Late last night while Leigh was bumping around in her room packing boxes, Victoria had taken an online Medical Specialty Aptitude Exam and got the usual results. No matter how hard she tried, pathology, nephrology, and thoracic surgery topped the list and psychiatry, pediatrics, and family practice fell to the bottom. Maybe her clinical rotations would change that result. At least they’re on the list, she told herself, but she couldn’t convince herself to choose something less than #1. When her father was disappointed in her, he never said so but she could see it on his face: he’d look up at the sky and smile as if someone up there might be listening, someone who might get the joke. As the car neared the top of the Tehachapi Mountains she said, “Life is a series of tests, Leigh. If you pay attention, jump through the hoops, and clear the hurdles, then you get the rewards.”
Leigh smiled and nodded but she didn’t seem to be listening.
“Roll up the window, would you? It’s hot out there.”
“Okay,” said Leigh.
At work, it had been Leigh’s job to administer the typing test. After they filled out the papers on the clipboard she handed them, she’d lead applicants over to a computer in the corner and tell them to open the file titled “Typing Test: Aesop’s Fables.” It only took a minute but she always took a walk down the hall so she wouldn’t make them nervous and when she got back, she’d read the result aloud: “That’s 40 words per minute minus 7 mistakes, which leaves an adjusted speed of 33 words per minute. That’s only a touch less than average.” Then she’d smile her nicest smile and add, “Maybe that was a warm-up. Would you like to go again? We’ll record only the highest result, don’t you think?” When they thanked her, she’d hold up her hand to stop them, saying that kindness is always a good investment.
The typing exam had been her favorite part of her job. When she got to work she’d always warm up by taking the test. On a good day she could do 60 words per minute although she always made a few mistakes and never made it all the way to the end of the fable to the moral that always followed but she told herself if she ever did, she’d buy herself a little present to celebrate, a manicure perhaps, nothing extravagant but a treat nonetheless, and so it became her daily ritual, a devotion, a secret thrill to take the test and she sat like a pianist, straight spine and limber fingers, utterly focused on the words growing like inchworms on the computer screen, progressing a little more every day, feeling a shade brighter and an ounce more solid.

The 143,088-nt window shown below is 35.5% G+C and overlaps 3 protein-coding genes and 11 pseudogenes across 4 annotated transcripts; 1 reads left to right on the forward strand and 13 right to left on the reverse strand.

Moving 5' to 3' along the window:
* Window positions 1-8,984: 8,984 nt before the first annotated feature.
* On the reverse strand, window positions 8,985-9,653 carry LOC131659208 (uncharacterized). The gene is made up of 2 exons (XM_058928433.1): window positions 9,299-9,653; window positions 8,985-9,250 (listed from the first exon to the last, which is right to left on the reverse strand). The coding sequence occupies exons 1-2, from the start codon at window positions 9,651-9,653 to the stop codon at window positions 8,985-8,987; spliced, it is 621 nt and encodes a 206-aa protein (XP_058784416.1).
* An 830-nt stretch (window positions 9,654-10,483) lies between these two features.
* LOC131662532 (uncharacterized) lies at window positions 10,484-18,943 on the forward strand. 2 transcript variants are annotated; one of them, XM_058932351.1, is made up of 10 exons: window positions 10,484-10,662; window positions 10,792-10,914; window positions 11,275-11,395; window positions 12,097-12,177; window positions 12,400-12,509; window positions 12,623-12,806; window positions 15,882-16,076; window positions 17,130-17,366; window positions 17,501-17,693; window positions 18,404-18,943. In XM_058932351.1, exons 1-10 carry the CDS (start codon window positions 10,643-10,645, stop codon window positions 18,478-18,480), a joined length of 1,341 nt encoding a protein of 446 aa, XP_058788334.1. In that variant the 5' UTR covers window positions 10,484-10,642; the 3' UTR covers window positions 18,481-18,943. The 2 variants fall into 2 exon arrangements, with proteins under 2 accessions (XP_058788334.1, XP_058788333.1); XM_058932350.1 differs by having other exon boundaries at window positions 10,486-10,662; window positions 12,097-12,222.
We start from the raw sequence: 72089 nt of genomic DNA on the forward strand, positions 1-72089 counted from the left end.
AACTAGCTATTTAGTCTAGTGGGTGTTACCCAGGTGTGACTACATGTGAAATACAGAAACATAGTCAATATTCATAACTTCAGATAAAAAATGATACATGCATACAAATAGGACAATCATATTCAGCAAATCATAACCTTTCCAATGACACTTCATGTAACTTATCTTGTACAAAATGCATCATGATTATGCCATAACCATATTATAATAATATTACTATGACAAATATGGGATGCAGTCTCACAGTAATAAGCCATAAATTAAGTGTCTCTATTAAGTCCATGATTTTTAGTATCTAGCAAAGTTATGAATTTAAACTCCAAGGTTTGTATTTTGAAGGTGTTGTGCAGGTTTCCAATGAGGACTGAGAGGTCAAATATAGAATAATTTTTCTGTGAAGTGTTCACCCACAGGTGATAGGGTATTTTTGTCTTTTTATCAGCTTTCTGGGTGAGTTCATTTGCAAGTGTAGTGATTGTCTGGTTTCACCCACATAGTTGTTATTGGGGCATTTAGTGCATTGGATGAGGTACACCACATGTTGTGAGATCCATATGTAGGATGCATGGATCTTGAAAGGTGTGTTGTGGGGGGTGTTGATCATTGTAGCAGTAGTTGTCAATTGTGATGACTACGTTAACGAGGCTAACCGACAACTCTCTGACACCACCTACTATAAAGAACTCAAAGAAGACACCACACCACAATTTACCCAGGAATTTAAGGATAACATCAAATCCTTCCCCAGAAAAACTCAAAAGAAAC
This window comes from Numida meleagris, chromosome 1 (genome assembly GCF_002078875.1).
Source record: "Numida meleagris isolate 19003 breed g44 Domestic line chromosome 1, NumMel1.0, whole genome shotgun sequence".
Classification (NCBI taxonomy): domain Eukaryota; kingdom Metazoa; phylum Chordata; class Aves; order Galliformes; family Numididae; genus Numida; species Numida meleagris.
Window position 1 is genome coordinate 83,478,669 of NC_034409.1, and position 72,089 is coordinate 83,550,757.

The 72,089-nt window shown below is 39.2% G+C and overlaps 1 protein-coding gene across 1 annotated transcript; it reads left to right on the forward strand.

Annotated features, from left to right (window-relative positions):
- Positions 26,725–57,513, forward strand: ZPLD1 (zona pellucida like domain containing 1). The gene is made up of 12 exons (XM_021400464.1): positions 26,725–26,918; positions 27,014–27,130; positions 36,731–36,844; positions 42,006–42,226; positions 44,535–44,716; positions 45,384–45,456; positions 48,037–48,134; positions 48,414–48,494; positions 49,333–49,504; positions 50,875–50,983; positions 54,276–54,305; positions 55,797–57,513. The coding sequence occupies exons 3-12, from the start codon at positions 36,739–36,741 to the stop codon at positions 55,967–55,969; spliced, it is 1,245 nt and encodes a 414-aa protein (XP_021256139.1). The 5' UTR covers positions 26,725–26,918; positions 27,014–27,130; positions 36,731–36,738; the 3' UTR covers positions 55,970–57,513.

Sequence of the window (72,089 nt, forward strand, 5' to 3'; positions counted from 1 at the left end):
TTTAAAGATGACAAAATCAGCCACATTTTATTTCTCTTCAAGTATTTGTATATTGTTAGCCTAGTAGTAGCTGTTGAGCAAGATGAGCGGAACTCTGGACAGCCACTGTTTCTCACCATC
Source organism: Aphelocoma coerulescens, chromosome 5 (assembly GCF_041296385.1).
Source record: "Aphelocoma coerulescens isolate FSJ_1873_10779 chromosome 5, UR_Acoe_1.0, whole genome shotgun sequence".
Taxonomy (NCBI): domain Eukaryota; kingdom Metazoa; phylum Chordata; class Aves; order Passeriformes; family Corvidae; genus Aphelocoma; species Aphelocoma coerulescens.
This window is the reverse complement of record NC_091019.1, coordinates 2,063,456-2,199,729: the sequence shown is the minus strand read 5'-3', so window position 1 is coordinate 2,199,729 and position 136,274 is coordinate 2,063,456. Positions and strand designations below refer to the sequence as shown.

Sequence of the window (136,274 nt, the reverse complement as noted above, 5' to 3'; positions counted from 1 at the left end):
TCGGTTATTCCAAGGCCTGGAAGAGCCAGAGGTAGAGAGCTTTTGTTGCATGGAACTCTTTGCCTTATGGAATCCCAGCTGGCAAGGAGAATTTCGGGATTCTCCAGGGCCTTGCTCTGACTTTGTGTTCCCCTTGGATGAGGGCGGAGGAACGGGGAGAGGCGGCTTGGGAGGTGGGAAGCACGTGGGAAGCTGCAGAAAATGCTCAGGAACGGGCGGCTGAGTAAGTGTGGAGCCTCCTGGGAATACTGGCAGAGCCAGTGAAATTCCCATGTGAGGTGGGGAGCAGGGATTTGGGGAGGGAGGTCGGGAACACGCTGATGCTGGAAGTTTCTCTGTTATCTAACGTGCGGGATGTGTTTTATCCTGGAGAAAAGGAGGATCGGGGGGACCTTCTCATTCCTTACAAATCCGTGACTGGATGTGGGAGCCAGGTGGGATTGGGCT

There were hundreds of fables, each with its own pithy moral, and she never knew which she’d get. But whatever it was, she’d keep it in mind throughout the day, ruminating, and when an overloaded printer caused a jam, she’d mutter, “Little by little does the trick,” and after appeasing an angry customer on the phone she might hang up, smile at the ceiling, and say, “Much outcry, little outcome.” Her co-workers had begun viewing her as the sage of the workplace. They’d prop themselves outside her cubicle to complain about their children or spouses or clients and she’d nod and smile like a happy buddha: “One in the hand is worth ten in the bush,” she’d tell them, or something like that, and for the first time in her life she always had a little scrap of wisdom to share.
It had been her goal to reach a clean 60 wpm but then the agency closed. Victoria called it a blessing. “When one door closes, another door opens, as you would say.”
Leigh had dried her eyes on her sleeve. “But when you say it, it sounds like a joke.”
“Better than sounding like a cliché, right?” When Leigh didn’t smile Victoria handed her a tissue and added, “Oh, come on. Let’s get our nails done. I’ll treat.”
Their car climbed the grade and plummeted down towards Bakersfield. The orange sun burned low on the horizon and it had been miles since either of them had spoken but that was okay with Victoria. They had been friends for so long that conversation was often superfluous; really, they had said all they needed to say.